Company bosses weighing up what they believe could be a growing market for increasingly driver-focused cars
More hardcore versions of the BMW M2 are under development, with company bosses weighing up what they believe could be a growing market for a suite of increasingly driver-focused CSL or GTS versions of their cars.
Recent spy pictures suggest that BMW is already testing an M2 CSL on the road. Insiders suggest BMW will use a detuned version of the S55 turbocharged 3.0-litre straight-six petrol engine from the M3 and M4 rather than a highly strung version of the M2’s older N55 unit, due to the increased reliability and improved responses the newer technology enables.
Drive will still be sent exclusively to the rear wheels through a six-speed manual or seven-speed DCT dual-clutch automatic gearbox. Despite the performance benefits offered by the latter, BMW M vice president Dirk Hacker confirmed to Autocar that market demand for driver-focused cars will ensure the manual remains an option.
“The M2 is tracking at 40-50% above our expectation in terms of sales, with almost half of buyers specifying a manual,” he told Autocar. “Demand for cars like the M2, which is probably our purest M product today, has surprised us, and that opens opportunities for building more extreme cars, in the vein of GTS and CSL heritage models.
“Any car that has true heritage to motorsport is an opportunity for us. New markets are always opening for those cars and that will increase, so long as we keep building cars that are sufficiently special.”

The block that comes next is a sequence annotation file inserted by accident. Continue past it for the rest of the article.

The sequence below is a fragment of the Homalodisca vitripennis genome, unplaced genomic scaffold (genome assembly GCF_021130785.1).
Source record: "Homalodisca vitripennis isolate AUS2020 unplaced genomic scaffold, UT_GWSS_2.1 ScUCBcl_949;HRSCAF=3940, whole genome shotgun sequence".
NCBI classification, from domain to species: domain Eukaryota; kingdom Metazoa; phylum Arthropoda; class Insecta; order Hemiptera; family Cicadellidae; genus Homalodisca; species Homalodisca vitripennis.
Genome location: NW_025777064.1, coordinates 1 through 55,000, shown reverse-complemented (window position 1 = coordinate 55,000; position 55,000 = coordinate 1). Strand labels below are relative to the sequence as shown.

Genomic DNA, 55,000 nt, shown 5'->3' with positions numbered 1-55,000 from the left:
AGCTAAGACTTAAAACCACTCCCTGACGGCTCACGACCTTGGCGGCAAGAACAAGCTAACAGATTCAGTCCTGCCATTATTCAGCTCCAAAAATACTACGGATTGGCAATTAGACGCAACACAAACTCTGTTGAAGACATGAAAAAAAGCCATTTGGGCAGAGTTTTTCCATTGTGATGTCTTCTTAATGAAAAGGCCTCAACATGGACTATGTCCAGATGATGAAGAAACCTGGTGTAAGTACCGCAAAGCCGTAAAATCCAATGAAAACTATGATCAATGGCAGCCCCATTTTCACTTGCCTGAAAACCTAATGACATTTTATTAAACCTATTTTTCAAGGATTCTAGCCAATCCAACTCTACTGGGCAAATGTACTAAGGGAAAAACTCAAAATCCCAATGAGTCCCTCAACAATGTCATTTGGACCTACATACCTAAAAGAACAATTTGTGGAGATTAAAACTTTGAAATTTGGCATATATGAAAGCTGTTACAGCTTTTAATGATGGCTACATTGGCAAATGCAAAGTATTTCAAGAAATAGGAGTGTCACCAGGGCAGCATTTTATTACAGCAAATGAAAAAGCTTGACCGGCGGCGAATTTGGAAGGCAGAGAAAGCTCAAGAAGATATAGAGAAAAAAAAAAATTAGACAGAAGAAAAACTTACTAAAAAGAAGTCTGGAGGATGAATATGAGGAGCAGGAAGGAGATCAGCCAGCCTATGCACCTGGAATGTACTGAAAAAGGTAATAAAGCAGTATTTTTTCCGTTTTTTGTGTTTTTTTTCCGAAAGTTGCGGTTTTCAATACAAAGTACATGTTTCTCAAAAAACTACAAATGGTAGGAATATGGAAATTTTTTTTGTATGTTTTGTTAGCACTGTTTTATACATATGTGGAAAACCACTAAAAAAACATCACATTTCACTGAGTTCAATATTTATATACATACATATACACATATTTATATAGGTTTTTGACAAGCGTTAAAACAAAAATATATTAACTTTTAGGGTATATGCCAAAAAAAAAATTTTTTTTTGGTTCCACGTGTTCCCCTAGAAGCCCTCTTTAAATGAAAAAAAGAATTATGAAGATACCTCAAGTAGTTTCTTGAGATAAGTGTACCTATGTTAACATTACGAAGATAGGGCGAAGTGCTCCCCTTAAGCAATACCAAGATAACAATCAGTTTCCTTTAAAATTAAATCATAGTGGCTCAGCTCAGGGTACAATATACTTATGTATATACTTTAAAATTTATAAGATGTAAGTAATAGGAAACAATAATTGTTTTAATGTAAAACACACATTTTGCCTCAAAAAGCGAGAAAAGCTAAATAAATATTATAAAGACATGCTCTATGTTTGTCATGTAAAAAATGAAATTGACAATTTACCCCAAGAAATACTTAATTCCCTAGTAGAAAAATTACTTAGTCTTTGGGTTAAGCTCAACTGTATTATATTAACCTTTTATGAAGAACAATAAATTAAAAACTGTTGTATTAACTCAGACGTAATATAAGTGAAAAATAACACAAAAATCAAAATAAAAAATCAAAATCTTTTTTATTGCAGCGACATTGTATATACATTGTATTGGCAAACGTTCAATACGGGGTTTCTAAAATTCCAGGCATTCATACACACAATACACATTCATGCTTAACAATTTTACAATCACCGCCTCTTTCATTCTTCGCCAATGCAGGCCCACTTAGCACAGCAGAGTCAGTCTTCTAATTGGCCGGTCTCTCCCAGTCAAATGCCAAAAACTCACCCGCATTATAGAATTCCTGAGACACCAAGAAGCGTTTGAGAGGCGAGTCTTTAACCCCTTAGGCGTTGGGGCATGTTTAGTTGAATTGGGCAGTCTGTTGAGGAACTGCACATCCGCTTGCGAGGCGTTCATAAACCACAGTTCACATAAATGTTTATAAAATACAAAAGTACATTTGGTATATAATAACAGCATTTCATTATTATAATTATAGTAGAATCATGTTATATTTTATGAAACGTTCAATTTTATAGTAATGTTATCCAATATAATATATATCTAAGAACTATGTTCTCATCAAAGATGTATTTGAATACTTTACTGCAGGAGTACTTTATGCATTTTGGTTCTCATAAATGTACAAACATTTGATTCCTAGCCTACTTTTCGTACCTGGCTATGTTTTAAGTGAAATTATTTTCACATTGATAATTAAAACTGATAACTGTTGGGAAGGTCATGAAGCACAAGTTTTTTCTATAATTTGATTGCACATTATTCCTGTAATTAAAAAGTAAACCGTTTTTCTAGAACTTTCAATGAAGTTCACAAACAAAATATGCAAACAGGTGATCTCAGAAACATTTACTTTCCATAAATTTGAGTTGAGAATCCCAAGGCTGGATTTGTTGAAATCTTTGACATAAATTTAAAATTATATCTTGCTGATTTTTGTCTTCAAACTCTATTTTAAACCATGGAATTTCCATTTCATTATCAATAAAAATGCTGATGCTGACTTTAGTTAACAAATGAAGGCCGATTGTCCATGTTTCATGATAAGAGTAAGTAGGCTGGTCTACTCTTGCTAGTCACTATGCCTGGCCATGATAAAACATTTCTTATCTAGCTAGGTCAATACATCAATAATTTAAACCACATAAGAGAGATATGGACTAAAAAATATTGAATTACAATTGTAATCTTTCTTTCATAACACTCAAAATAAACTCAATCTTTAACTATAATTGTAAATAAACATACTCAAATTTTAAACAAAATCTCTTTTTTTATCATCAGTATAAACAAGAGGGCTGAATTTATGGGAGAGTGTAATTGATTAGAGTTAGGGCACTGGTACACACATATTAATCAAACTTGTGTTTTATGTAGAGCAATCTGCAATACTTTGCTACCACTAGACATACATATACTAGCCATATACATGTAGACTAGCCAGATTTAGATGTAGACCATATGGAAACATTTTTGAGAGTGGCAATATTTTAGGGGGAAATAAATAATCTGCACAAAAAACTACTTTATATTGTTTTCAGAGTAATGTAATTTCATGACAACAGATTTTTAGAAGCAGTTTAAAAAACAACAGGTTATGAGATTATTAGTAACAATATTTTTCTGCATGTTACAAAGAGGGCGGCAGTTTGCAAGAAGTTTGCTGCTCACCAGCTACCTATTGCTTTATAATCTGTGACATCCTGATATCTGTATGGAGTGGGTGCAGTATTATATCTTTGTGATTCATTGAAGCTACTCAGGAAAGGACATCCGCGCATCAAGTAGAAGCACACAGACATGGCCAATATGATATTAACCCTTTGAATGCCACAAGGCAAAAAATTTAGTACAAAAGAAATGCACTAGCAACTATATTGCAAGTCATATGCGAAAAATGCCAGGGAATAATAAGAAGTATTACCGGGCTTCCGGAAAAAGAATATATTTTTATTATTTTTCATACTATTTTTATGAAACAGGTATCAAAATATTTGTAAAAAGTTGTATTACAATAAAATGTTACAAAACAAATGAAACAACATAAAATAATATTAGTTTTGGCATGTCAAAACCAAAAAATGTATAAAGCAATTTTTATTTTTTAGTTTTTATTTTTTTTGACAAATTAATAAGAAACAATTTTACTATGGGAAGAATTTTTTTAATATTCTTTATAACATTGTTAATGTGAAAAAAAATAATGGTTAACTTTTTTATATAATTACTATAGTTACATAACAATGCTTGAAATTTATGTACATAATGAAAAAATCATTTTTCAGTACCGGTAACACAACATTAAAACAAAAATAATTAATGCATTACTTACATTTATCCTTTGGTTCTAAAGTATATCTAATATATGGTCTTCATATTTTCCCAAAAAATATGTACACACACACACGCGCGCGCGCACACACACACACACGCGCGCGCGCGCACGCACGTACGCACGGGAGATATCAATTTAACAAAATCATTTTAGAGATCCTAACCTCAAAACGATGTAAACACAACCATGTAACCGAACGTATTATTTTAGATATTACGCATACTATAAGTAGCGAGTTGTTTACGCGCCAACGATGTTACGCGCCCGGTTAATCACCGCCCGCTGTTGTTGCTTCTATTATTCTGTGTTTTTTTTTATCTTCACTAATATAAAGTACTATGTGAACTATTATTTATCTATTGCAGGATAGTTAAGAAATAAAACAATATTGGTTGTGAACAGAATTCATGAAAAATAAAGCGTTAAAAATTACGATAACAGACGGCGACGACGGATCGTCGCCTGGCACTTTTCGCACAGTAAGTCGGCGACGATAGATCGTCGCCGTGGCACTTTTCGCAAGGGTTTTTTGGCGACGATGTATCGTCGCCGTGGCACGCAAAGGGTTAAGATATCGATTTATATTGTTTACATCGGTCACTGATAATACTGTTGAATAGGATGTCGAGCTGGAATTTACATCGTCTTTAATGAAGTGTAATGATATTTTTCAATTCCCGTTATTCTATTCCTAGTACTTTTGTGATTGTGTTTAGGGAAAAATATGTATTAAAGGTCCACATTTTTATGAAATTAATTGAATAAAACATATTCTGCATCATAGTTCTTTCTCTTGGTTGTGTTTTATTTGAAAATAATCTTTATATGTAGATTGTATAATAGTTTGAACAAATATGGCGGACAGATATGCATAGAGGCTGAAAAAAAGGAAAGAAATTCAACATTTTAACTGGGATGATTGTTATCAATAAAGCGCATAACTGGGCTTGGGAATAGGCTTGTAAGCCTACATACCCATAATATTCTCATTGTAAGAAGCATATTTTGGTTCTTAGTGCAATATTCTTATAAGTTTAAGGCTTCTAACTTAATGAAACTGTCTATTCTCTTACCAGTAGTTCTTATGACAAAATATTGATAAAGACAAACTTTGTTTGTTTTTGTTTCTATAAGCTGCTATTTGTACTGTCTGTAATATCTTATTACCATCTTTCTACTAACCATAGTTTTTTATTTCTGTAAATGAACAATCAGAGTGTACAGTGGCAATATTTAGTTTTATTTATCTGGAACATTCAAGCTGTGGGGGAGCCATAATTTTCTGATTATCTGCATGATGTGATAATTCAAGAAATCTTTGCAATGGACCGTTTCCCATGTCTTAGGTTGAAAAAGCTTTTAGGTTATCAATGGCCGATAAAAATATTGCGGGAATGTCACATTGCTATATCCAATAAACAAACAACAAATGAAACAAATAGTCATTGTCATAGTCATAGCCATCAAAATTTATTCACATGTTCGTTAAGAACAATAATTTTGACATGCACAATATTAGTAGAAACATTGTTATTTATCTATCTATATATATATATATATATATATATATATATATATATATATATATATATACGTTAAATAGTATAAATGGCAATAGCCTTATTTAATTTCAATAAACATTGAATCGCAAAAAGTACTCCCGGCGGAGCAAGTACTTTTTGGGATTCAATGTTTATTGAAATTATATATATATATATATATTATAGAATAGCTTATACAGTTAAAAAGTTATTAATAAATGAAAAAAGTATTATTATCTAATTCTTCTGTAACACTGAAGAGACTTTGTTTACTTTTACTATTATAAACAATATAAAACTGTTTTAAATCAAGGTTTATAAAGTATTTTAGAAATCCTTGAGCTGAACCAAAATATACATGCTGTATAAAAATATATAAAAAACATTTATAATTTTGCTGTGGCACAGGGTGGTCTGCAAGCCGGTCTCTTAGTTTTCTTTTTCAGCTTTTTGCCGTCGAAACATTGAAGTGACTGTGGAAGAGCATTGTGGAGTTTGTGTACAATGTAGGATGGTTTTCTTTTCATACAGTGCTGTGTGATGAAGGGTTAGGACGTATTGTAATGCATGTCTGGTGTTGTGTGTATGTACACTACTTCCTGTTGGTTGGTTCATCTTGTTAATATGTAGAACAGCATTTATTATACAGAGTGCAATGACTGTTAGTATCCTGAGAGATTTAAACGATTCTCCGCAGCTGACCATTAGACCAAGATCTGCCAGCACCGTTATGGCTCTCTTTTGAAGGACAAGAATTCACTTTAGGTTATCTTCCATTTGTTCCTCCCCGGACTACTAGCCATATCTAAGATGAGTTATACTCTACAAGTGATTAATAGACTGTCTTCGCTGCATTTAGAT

Sources suggest that the M2 CSL will arrive after the standard model’s facelift, which is due to go on sale next year. Instead, it is likely to go on sale 12 to 18 months later, as the M2 approaches runout.
The choice of the CSL moniker is also relevant. It was first used on a homologation special version of the CS, the 3.0 CSL, in 1972. The L was added to designate the car’s lighter weight. It suggests that the GTS name, which is currently in use on the M4, will be reserved for faster but potentially bulkier versions of larger, more powerful cars.
The development of more enthusiast focused cars is believed to be being driven by increasing customer demand among traditional M car buyers; while M sales continue to grow significantly, much of the increased demand is coming from new markets or from widening the appeal of the cars with, for instance, broader dynamic capabilities.
To this end, Hacker confirmed the M2 is likely to be the last M car offered with a manual gearbox, saying: “I like manual very much, but the take up rate from customers on cars other than the M2 is just going down. The fact is that a double clutch gearbox delivers better performance and efficiency.”
However, he did hint that the next generation M3 and M4 may not have to follow the M5 in using a four-wheel-drive system. “We will increase the power of these cars, but we don’t want to increase the weight,” he said. “We’ll use four-wheel drive where we need it.”
Hacker also ruled out ever making a front-wheel drive M car, saying: “You have to be able to feel the car with through the steering and the throttle. Today, there is no solution for front-wheel-drive.”